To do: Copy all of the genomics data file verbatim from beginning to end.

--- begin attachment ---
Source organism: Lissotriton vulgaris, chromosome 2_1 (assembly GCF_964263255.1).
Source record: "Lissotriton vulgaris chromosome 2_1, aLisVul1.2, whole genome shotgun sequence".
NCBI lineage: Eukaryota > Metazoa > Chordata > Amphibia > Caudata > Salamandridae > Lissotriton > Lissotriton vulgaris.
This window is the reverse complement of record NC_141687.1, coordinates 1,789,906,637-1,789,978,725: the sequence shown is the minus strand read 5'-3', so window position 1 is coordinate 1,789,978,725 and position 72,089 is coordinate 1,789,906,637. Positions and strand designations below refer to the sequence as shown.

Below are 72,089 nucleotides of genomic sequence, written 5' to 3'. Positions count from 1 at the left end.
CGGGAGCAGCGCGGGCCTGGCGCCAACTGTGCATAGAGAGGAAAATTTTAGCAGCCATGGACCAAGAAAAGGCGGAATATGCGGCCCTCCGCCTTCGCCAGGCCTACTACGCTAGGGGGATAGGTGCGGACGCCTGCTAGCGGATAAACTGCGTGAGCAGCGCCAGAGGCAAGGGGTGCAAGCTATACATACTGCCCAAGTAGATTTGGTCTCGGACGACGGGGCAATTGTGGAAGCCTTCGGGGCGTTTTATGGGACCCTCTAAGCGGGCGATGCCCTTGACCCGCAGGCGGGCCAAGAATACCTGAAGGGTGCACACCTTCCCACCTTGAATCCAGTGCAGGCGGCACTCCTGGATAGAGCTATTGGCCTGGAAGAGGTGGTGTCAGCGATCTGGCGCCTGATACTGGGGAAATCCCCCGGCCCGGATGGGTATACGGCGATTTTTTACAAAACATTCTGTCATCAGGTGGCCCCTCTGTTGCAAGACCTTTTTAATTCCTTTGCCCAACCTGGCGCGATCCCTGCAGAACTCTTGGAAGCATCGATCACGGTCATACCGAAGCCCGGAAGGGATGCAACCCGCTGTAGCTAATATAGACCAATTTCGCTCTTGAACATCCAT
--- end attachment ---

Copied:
Source organism: Lissotriton vulgaris, chromosome 2_1 (assembly GCF_964263255.1).
Source record: "Lissotriton vulgaris chromosome 2_1, aLisVul1.2, whole genome shotgun sequence".
NCBI lineage: Eukaryota > Metazoa > Chordata > Amphibia > Caudata > Salamandridae > Lissotriton > Lissotriton vulgaris.
This window is the reverse complement of record NC_141687.1, coordinates 1,789,906,637-1,789,978,725: the sequence shown is the minus strand read 5'-3', so window position 1 is coordinate 1,789,978,725 and position 72,089 is coordinate 1,789,906,637. Positions and strand designations below refer to the sequence as shown.

Below are 72,089 nucleotides of genomic sequence, written 5' to 3'. Positions count from 1 at the left end.
CGGGAGCAGCGCGGGCCTGGCGCCAACTGTGCATAGAGAGGAAAATTTTAGCAGCCATGGACCAAGAAAAGGCGGAATATGCGGCCCTCCGCCTTCGCCAGGCCTACTACGCTAGGGGGATAGGTGCGGACGCCTGCTAGCGGATAAACTGCGTGAGCAGCGCCAGAGGCAAGGGGTGCAAGCTATACATACTGCCCAAGTAGATTTGGTCTCGGACGACGGGGCAATTGTGGAAGCCTTCGGGGCGTTTTATGGGACCCTCTAAGCGGGCGATGCCCTTGACCCGCAGGCGGGCCAAGAATACCTGAAGGGTGCACACCTTCCCACCTTGAATCCAGTGCAGGCGGCACTCCTGGATAGAGCTATTGGCCTGGAAGAGGTGGTGTCAGCGATCTGGCGCCTGATACTGGGGAAATCCCCCGGCCCGGATGGGTATACGGCGATTTTTTACAAAACATTCTGTCATCAGGTGGCCCCTCTGTTGCAAGACCTTTTTAATTCCTTTGCCCAACCTGGCGCGATCCCTGCAGAACTCTTGGAAGCATCGATCACGGTCATACCGAAGCCCGGAAGGGATGCAACCCGCTGTAGCTAATATAGACCAATTTCGCTCTTGAACATCCAT